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Education, Schooling, Derrida’s Marx and Democracy: Some Fundamental Questions

Abstract

Beginning with a reconsideration of what the school is and has been, this paper explores the idea of the school to come. Emphasizing the governmental role of education in modernity, I offer a line of thinking that calls into question the assumption of both the school and education as possible conduits for either democracy or social justice. Drawing on Derrida’s spectral ontology I argue that any automatic correlation of education with democracy is misguided: especially within redemptive discourses that seek to liberate education from its present enclosure. This rereading of the field of education in the light of an account of the fundamental ontology of its key institution problematizes all rhetorics of education as social salvation. Education, it proposes, cannot be conceived as the ideal soul of a corrupted or as yet defective body, the school. Education—having taken on the character of an ontotheological principle—has become a governmental instrument as much as its specific institutions. This ontological condition can be understood within various accounts of the nature of contemporaneity. This paper considers the monstrous proposal that education be abandoned as the grounds for social, ethical and cultural redemption. The good news is that this abandonment opens the possibility for thinking beyond education, a beyond that is also beyond the strictures of instrumental rationality.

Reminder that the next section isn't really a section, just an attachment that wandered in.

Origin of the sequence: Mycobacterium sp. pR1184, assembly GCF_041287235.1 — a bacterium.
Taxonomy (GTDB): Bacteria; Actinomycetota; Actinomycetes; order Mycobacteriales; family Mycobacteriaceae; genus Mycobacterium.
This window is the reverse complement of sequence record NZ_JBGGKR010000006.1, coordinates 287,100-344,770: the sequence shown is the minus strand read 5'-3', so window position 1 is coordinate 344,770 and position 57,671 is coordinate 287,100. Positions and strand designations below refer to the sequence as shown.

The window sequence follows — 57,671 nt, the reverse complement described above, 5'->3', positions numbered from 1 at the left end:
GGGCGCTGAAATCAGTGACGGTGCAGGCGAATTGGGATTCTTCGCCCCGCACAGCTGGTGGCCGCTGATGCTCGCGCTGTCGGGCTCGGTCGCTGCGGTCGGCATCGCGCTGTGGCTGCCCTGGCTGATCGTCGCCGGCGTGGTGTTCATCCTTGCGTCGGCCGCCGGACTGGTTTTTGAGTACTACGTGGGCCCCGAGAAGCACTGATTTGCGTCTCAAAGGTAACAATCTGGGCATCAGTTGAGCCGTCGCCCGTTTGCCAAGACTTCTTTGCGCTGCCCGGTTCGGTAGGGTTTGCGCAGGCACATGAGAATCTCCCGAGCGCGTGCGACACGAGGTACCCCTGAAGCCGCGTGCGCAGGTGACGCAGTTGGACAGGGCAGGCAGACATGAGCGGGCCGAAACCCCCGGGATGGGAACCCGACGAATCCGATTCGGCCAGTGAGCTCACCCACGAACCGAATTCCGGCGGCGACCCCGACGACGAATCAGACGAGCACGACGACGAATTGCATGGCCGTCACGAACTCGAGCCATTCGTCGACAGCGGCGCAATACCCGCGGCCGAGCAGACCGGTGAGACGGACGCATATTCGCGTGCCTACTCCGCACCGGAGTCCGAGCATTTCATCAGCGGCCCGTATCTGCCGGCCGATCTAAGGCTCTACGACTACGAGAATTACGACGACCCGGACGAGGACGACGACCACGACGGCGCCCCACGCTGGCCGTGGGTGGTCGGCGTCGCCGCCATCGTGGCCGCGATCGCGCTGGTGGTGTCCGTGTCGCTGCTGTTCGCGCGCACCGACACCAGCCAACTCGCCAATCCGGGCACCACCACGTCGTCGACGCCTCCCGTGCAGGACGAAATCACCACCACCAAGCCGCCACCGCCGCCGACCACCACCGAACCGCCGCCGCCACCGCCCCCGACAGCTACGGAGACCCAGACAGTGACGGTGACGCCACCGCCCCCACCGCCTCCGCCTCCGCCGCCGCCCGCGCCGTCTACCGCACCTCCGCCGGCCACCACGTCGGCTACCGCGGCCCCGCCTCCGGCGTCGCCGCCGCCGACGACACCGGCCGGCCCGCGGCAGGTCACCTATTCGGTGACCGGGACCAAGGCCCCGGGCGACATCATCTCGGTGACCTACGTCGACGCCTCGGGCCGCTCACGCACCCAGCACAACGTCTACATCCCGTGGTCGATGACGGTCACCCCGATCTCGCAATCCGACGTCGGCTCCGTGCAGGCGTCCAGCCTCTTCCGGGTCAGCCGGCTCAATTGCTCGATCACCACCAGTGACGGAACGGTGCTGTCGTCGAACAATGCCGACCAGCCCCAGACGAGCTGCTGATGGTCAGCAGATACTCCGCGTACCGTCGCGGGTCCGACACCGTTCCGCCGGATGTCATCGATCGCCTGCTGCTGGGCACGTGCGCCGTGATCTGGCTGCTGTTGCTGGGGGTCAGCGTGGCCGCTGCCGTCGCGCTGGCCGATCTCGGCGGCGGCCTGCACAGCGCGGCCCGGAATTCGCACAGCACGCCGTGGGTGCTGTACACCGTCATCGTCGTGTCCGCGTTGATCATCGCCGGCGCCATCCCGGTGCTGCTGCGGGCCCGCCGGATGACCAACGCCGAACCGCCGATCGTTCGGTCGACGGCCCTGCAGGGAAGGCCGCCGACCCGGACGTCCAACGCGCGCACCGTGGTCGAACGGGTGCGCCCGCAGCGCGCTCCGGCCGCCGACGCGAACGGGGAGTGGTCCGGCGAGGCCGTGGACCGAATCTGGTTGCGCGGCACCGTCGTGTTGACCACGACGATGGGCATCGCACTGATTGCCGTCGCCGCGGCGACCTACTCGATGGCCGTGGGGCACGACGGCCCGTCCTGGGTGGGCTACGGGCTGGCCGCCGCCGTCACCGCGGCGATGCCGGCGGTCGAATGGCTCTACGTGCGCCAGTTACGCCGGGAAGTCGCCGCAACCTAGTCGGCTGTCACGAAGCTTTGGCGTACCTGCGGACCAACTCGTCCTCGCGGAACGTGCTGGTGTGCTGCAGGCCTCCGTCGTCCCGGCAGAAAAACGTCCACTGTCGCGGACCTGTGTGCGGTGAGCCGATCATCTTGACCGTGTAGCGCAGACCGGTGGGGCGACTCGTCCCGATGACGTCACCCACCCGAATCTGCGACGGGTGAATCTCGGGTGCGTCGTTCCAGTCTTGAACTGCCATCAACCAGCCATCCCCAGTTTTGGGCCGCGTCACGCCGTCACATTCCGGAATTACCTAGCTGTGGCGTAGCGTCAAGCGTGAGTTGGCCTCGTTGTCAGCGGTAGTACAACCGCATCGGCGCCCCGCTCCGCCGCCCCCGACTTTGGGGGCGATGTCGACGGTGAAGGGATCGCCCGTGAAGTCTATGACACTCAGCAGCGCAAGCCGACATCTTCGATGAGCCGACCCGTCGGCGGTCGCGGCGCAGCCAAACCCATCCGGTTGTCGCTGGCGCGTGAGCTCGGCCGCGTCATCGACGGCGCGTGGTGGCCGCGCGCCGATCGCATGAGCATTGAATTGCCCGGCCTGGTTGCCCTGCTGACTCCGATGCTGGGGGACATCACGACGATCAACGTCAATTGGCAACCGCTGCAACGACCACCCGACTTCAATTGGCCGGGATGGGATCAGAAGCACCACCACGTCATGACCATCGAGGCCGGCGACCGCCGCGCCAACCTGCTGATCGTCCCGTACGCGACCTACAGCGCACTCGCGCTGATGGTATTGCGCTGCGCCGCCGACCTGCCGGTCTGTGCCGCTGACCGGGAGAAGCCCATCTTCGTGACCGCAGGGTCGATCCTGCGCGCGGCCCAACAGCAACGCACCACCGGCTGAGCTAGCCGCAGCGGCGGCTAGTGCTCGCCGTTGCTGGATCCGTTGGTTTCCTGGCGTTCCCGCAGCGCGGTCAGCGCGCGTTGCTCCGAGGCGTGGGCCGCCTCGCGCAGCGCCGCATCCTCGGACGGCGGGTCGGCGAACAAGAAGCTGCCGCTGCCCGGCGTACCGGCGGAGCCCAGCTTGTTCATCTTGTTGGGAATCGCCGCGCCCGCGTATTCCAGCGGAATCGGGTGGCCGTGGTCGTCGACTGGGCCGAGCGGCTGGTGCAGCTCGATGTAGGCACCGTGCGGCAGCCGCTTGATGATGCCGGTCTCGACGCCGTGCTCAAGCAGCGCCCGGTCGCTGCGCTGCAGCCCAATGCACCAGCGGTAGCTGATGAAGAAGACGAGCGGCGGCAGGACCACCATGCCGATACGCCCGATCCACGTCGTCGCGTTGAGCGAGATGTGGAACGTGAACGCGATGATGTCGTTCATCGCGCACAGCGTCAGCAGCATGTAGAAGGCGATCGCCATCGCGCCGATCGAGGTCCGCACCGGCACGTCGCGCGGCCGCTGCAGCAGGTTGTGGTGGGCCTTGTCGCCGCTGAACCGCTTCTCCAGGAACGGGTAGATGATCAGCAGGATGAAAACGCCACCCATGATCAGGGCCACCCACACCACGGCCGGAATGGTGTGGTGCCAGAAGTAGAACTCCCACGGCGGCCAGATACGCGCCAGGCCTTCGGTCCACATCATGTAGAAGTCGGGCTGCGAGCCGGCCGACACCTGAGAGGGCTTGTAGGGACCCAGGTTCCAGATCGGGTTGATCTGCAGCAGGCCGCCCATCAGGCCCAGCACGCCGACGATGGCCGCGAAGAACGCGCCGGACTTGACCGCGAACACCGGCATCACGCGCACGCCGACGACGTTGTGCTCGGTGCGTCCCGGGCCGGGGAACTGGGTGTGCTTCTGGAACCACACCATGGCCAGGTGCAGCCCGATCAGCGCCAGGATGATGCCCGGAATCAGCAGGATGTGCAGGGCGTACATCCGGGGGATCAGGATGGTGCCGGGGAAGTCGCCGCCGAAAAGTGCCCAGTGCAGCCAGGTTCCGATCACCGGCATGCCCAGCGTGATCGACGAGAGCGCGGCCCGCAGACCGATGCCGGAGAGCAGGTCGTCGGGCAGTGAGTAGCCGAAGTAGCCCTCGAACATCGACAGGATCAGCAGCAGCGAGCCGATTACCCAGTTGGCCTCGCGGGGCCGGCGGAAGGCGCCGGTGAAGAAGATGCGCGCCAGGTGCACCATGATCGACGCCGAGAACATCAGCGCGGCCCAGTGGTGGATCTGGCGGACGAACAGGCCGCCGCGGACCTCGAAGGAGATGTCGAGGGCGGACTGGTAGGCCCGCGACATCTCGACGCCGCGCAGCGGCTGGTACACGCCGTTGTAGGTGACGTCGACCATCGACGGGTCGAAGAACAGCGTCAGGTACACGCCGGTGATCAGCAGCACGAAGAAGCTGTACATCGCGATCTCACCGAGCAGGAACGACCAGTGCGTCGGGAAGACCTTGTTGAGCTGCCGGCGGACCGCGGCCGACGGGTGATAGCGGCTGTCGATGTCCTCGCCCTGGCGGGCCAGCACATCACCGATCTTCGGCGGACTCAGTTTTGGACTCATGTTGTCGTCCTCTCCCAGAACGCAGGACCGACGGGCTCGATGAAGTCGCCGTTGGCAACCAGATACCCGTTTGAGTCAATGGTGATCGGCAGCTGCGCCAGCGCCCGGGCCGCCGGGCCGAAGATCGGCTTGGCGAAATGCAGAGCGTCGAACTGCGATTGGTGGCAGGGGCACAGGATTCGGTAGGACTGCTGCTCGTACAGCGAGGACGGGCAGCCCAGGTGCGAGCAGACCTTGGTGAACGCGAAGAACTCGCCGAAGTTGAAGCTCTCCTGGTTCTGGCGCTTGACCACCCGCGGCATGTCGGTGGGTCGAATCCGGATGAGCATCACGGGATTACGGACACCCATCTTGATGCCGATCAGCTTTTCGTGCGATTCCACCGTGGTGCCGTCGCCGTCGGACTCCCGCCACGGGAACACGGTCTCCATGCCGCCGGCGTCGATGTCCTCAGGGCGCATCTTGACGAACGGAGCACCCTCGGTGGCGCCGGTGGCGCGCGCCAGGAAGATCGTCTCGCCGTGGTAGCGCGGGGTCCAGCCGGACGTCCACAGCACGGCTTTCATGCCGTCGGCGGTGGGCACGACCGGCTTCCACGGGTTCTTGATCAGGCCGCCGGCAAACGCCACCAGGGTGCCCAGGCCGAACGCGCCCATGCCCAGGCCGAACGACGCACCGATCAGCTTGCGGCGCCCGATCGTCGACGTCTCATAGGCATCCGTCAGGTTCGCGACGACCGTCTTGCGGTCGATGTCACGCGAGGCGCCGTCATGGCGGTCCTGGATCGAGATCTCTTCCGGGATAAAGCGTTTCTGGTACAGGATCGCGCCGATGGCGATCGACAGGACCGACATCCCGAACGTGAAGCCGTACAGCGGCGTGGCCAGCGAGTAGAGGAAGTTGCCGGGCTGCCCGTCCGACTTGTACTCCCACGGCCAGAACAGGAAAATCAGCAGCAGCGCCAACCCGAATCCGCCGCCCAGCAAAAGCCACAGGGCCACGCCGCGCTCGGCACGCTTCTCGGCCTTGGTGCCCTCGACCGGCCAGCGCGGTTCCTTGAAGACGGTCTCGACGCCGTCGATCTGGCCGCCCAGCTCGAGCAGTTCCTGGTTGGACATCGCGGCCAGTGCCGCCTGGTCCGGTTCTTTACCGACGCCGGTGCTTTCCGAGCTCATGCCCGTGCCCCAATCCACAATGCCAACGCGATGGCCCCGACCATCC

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Peim, N. Education, Schooling, Derrida’s Marx and Democracy: Some Fundamental Questions. Stud Philos Educ 32, 171–187 (2013). https://doi.org/10.1007/s11217-012-9300-0

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Keywords

  • Derrida
  • Spectrality
  • Foucault
  • Discipline
  • Governmentality
  • Democracy
  • Deconstruction
  • Schooling
  • Education